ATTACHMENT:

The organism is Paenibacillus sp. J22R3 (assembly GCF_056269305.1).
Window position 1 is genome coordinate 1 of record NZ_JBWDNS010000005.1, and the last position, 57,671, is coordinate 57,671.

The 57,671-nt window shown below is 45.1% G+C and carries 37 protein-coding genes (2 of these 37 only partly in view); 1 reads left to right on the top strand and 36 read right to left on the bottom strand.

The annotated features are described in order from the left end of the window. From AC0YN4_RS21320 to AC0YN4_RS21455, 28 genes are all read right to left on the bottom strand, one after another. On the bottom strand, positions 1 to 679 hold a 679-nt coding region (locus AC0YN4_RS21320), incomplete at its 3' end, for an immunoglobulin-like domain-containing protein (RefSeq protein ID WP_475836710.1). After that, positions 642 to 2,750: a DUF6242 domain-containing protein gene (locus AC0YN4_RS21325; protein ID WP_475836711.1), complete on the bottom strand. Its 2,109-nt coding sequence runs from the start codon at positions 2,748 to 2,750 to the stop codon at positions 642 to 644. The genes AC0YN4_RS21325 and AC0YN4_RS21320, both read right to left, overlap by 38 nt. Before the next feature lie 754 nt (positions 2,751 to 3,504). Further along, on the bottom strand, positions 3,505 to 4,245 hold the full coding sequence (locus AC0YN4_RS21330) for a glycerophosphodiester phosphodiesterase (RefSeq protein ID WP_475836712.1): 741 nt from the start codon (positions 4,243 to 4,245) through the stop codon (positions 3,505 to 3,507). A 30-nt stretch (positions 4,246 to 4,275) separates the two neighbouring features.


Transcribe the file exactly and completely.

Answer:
The organism is Paenibacillus sp. J22R3 (assembly GCF_056269305.1).
Window position 1 is genome coordinate 1 of record NZ_JBWDNS010000005.1, and the last position, 57,671, is coordinate 57,671.

The 57,671-nt window shown below is 45.1% G+C and carries 37 protein-coding genes (2 of these 37 only partly in view); 1 reads left to right on the top strand and 36 read right to left on the bottom strand.

The annotated features are described in order from the left end of the window. From AC0YN4_RS21320 to AC0YN4_RS21455, 28 genes are all read right to left on the bottom strand, one after another. On the bottom strand, positions 1 to 679 hold a 679-nt coding region (locus AC0YN4_RS21320), incomplete at its 3' end, for an immunoglobulin-like domain-containing protein (RefSeq protein ID WP_475836710.1). After that, positions 642 to 2,750: a DUF6242 domain-containing protein gene (locus AC0YN4_RS21325; protein ID WP_475836711.1), complete on the bottom strand. Its 2,109-nt coding sequence runs from the start codon at positions 2,748 to 2,750 to the stop codon at positions 642 to 644. The genes AC0YN4_RS21325 and AC0YN4_RS21320, both read right to left, overlap by 38 nt. Before the next feature lie 754 nt (positions 2,751 to 3,504). Further along, on the bottom strand, positions 3,505 to 4,245 hold the full coding sequence (locus AC0YN4_RS21330) for a glycerophosphodiester phosphodiesterase (RefSeq protein ID WP_475836712.1): 741 nt from the start codon (positions 4,243 to 4,245) through the stop codon (positions 3,505 to 3,507). A 30-nt stretch (positions 4,246 to 4,275) separates the two neighbouring features.